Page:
One Crazy Summer, by Rita Williams-Garcia. HarperCollins, 2010, 215 pages.
Maturity level: 4 (ages 10-12)
Bottom line: One Crazy Summer is a good way to introduce middle-grade readers to the Black Power movement and the civil rights revolution of the 1960s.
Three girls–Delphine (11), Violetta (9), and Fern (7)–fly from Brooklyn to spend 28 days in Oakland with their mother Cecile, who (according to their grandma) is no kind of mama. It’s 1969, and Cecile is deeply involved in the Black Panther movement–though really, she’s even more involved in her own art and poetry, and the Movement is a convenient hook to hang her free expression on. “It wouldn’t kill you to be selfish, Delphine,” she tells our narrator. In a later conversation, she comes as close as she can to explaining herself: “‘I’ve been fighting for freedom all my life.'” But, reflects Delphine, she wasn’t talking about protest signs, standing up to the Man, and knowing your rights. She was talking about her life. Just her. Not the people. Meanwhile, there’s a movement going on. Cecile shuttles the girls into the Panther-sponsored People’s Center summer camp, where they go through a period of adjustment: “We didn’t come for the revolution,” says Fern, in answer to Sister Makumbu, the director. “We came for breakfast.” Nevertheless, the revolution is well underway and Oakland is the epicenter of it–Huey Newton is in jail and “Li’l Bobby” Hutton has been gunned down by police while trying to surrender. Some of the outrage and intensity filter down to the girls, who all gain appreciation for the movement and for their own prickly mom–especially after she’s arrested and spends a few nights in jail. The climax is a community rally where the girls recite poetry and Cecile shows up to sort of congratulate them.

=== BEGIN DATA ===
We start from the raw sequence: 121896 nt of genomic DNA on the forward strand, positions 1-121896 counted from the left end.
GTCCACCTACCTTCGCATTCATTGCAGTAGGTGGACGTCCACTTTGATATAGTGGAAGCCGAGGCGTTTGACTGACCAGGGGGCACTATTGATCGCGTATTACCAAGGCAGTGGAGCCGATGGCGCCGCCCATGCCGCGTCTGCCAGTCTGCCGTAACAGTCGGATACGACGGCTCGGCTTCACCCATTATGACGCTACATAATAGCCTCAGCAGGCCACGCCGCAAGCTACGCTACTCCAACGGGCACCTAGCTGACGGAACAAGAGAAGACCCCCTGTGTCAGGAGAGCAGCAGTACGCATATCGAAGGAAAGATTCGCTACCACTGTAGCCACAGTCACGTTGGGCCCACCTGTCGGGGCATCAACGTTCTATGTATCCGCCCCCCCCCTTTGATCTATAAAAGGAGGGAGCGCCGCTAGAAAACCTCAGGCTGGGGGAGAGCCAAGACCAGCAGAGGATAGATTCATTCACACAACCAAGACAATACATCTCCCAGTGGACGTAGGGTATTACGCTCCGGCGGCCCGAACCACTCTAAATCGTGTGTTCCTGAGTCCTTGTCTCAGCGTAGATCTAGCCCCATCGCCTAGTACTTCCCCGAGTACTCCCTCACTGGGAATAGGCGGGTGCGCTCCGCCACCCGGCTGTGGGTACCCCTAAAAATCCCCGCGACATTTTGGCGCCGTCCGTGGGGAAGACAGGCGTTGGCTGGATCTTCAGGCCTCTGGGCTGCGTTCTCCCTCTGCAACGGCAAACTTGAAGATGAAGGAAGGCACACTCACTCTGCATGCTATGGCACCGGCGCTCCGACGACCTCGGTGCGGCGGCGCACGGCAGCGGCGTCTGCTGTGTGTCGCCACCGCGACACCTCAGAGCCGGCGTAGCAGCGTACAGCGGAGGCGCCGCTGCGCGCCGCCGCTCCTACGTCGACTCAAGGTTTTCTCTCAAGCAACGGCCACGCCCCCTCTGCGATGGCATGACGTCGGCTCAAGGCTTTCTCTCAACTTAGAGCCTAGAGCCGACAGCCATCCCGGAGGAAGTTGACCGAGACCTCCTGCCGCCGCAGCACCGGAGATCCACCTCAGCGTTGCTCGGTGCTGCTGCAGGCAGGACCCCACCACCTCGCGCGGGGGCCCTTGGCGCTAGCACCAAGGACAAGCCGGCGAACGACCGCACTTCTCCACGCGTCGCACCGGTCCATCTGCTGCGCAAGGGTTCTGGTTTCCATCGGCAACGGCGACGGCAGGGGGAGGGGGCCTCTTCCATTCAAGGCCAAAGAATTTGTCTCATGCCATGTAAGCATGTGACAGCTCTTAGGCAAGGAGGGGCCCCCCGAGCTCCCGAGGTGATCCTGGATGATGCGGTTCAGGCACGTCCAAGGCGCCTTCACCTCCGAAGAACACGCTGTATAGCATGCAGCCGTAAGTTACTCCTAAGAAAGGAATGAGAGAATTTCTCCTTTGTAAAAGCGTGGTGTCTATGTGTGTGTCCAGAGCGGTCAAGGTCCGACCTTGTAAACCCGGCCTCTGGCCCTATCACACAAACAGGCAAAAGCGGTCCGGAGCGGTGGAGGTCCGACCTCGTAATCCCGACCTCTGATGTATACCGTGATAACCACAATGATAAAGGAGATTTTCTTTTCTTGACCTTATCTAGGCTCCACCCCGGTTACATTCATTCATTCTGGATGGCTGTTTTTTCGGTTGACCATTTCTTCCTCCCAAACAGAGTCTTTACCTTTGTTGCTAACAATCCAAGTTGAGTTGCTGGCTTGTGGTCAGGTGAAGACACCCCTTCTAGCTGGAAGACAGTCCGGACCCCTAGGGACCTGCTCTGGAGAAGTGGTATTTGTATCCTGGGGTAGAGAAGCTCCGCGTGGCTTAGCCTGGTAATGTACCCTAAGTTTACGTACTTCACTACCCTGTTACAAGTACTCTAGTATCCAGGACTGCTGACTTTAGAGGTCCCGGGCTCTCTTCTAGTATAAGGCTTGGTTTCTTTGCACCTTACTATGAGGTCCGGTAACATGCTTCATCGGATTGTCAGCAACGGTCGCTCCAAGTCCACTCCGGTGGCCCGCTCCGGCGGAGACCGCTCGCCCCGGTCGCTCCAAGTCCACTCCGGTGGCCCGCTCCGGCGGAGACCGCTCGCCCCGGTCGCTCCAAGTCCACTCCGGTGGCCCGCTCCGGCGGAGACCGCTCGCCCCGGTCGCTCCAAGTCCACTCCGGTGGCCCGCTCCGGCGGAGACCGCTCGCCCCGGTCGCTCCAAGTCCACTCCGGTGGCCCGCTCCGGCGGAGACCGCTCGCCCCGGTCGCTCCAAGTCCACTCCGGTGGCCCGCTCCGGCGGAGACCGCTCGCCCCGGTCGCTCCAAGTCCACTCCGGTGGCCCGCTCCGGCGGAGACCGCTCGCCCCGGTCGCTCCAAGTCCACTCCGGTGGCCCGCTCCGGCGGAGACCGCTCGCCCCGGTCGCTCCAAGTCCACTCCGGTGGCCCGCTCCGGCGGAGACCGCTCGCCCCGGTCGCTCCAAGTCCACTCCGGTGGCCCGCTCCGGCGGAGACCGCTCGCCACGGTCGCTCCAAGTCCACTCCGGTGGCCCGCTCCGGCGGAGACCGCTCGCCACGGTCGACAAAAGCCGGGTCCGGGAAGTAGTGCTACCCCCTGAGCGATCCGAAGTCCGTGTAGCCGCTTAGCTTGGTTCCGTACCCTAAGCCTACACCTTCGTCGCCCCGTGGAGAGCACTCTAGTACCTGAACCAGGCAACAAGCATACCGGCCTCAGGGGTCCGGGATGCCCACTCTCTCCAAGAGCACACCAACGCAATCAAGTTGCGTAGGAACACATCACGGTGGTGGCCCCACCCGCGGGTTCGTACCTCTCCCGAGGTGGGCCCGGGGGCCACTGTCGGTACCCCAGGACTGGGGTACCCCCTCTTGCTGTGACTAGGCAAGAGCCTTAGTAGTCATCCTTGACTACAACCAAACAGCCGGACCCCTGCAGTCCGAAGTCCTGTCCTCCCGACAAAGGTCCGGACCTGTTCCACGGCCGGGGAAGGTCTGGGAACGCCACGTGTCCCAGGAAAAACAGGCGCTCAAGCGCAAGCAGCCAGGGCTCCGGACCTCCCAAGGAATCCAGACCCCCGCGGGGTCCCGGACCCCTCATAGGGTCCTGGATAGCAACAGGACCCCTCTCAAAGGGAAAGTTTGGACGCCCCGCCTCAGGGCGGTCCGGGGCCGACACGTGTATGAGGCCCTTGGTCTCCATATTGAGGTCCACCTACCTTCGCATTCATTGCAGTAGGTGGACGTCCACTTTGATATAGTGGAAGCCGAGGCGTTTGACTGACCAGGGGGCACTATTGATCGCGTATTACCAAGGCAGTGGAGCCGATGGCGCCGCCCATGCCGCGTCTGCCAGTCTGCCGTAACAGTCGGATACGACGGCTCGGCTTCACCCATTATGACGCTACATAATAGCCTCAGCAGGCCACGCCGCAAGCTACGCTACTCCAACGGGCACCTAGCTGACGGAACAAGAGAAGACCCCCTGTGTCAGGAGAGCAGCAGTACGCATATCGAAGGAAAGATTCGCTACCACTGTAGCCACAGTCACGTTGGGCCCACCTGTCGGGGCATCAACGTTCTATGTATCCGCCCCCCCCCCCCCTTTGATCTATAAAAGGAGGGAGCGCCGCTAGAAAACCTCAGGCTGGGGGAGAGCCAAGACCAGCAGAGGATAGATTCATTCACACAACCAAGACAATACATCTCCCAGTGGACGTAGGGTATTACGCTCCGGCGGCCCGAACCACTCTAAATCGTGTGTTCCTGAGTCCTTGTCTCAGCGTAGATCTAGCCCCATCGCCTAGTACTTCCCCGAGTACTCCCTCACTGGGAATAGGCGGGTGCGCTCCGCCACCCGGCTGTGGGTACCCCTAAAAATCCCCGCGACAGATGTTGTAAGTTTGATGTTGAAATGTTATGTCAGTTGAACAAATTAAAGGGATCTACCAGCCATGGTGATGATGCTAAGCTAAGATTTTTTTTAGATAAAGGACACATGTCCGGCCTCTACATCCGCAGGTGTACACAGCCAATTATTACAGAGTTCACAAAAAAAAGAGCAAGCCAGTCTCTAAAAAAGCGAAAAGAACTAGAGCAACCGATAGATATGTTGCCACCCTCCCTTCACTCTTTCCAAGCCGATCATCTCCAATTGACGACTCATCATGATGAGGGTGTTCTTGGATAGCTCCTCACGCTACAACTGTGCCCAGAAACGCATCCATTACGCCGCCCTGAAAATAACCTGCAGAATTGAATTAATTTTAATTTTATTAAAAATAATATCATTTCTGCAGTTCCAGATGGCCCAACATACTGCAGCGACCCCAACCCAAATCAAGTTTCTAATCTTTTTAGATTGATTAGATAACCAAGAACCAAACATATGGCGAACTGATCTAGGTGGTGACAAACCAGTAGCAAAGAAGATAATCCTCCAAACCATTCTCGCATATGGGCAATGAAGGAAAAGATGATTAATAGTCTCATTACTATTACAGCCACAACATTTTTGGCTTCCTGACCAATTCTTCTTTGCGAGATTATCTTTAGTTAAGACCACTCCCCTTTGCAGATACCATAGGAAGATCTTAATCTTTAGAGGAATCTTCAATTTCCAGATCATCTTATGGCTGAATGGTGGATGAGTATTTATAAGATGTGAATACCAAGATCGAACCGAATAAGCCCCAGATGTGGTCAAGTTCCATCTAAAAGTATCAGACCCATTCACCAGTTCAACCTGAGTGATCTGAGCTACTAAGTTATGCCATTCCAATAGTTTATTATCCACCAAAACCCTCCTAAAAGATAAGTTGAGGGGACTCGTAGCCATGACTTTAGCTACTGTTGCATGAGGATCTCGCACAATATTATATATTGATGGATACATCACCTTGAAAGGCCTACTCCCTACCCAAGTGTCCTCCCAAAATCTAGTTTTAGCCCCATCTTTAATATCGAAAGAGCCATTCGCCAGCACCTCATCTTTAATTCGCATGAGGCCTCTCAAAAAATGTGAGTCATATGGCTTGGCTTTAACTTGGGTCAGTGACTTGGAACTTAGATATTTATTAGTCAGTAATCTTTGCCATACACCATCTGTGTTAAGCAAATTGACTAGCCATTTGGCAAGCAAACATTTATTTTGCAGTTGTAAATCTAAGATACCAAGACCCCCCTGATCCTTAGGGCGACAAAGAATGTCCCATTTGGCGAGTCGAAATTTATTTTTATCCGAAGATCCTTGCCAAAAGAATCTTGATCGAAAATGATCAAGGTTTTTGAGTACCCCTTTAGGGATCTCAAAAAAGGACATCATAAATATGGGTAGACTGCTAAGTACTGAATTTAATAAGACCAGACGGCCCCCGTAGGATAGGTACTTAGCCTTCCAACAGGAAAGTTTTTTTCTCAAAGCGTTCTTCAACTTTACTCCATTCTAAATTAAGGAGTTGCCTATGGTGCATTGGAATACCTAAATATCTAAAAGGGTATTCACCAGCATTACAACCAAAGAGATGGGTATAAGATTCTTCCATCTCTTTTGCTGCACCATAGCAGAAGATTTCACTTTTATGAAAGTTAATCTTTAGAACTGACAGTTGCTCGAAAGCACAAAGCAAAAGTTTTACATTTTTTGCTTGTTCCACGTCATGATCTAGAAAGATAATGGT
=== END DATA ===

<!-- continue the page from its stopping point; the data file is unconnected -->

One Crazy Summer contains some radical rhetoric but no offensive language, adding up to a soft-focus intro to the Black Power revolution. Read with discretion, it’s a good way to introduce young people of no particular color to the innumerable slights, abuses, and injustices that characterized race relations at the time–which still wreak havoc today. One Crazy Summer romanticizes the Black Panthers but shows why their message was so compelling. And no doubt there were plenty of well-intentioned folks like Sister Makumbu to give the movement its gentler side. Delphine’s voice is clear and distinct and a joy to read. Her crazy summer widens her outlook without disturbing her essential character, which is dutiful, resourceful, and decent. Also by this author: P. S. Be Eleven
Cautions: Violence (mostly off-stage), Worldview (intense racial rhetoric)
Overall value: 3.75
- Worldview/moral value: 3.5
- Artistic value: 4
Categories: Middle Grades, Historical Fiction, Multicultural, Award Winners, Discussion Starter*, American History, Life Issues
* Discussion Questions:
- Literary element: How did Delphine change during the summer? How does the story show this change?
- Thematic element: Cecile is what we might call a “difficult” character, meaning she’s hard to like. Is there anything you like or admire about her? What incident in the book illustrates this?
- Extra research: Find out what happened to Black Panthers Huey Newton, Bobby Seale, and Eldridge Cleaver. You may be surprised!
Cover image from Amazon; buy button is for the paperback edition